The term policy as used in the guidance refers to any activity of the Council, including functions, strategies, action plans, projects, reviews and evaluations, projects, programmes as well as policies and associated guidance and procedures. It also includes formal and informal decisions about how policies are implemented.
Public sector duties
The public sector duties are duties on public bodies such as the Council to promote equality. These are in addition to the already existing duties to eliminate unlawful discrimination. The public sector duties apply to race, disability and gender.
The duties include requirements to assess and reduce the adverse impact of policies, to consult on this and to publish the outcomes. There are also specific duties about increasing access to information and services, and about involving the people affected, and setting out our arrangements in a strategy and action plan called a Scheme. The Council’s Race Equality Scheme has been published and the Disability Scheme is currently under development.
Equality impact assessments
Our approach is to conduct generic equality impact assessments covering relevant equality groups and not just the ones we are required to consider by law.
If a policy or activity disadvantages one or more groups of people, this is considered to be an adverse impact. This may be shown by a significant difference in patterns of representation or in different needs, experiences, access to opportunities or outcomes between different groups.
We must consider how to reduce any adverse impact. The following questions will help when considering proposals:
- Will this help to eliminate unlawful discrimination?
- Will it promote equality of opportunity?
- Will it promote good relations between people of different groups?
There are various types of discrimination (found in legislation covering the following equality areas: sex, race, disability, religion or belief, sexual orientation and age) which can amount to unlawful discrimination. The main types of unlawful discrimination are below:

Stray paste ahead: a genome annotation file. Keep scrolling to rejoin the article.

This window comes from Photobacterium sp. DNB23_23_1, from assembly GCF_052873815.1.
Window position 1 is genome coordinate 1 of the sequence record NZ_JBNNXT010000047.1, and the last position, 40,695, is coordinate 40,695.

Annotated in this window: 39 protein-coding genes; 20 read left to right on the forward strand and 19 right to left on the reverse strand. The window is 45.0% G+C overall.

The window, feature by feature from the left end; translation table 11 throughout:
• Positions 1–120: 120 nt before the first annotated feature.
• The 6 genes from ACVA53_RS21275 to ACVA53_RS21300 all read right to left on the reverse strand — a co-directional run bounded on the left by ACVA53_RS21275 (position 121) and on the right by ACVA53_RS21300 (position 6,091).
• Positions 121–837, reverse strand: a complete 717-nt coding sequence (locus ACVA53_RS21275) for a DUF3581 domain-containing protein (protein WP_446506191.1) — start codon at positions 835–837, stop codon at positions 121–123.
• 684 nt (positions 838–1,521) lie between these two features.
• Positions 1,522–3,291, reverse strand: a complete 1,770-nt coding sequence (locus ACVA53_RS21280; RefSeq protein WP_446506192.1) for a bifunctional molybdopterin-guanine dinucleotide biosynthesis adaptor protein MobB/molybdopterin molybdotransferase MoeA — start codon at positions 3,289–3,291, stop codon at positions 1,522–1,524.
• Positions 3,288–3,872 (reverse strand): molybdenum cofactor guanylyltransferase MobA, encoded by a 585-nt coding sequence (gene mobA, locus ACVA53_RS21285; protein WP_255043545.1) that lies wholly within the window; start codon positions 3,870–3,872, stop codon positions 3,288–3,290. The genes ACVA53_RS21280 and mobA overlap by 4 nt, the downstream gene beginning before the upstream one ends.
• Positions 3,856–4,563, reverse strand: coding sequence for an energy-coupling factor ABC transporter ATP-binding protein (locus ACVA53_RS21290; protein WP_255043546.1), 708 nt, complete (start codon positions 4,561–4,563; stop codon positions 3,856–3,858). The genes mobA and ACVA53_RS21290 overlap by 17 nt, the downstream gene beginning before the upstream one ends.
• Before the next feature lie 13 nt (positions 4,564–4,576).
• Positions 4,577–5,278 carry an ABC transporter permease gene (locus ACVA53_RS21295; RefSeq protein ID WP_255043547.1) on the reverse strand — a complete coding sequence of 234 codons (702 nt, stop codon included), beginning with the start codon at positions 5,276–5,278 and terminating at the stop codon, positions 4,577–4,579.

This is where a person is treated less favourably than someone else in the same, or similar circumstances on grounds which are unlawful. Direct Discrimination can never be justified.
Failure to make a reasonable adjustment for a disabled person would be unlawful direct discrimination.
This is where an apparently neutral criterion or provision is applied which disadvantages people from one group compared to other and which cannot be shown to be proportionate and necessary to achieve a legitimate aim.
When someone’s actions or words, based on the relevant grounds, are unwelcome and violate another person’s dignity or create an environment that is intimidating, hostile, degrading, humiliating or offensive.
Where someone is treated differently because they have made a complaint of discrimination, or are thought to have done so, or because they have supported someone else who has made such a complaint.
Where separate facilities or services are provided for people of different racial groups (even where such provision is wholly equivalent) and the provision is not allowable as positive action.
In certain limited circumstances the law allows for positive action to overcome inequality. As this can be a very complex area of law, if you are considering any type of positive action, you should seek advice (for example, legal advice or advice from specialists in equality and human resources).
An example of positive action is the provision of training to meet the needs of particular groups who may be under-represented in a particular area of work. However, the law does not allow “positive discrimination” so positive action can only enable people of different groups to be put in the position of competing equally for jobs.
Genuine occupational requirement
A special type of positive action is where a job is advertised as needing to be filled by someone from a particular group because there is a genuine occupational requirement for this. This will only be valid where the requirements of the job justify this, and the work cannot be done by someone as part of their current job with that employer.
This would enable a disabled person to do the job, or access a service on an equitable basis compared to someone who is not disabled.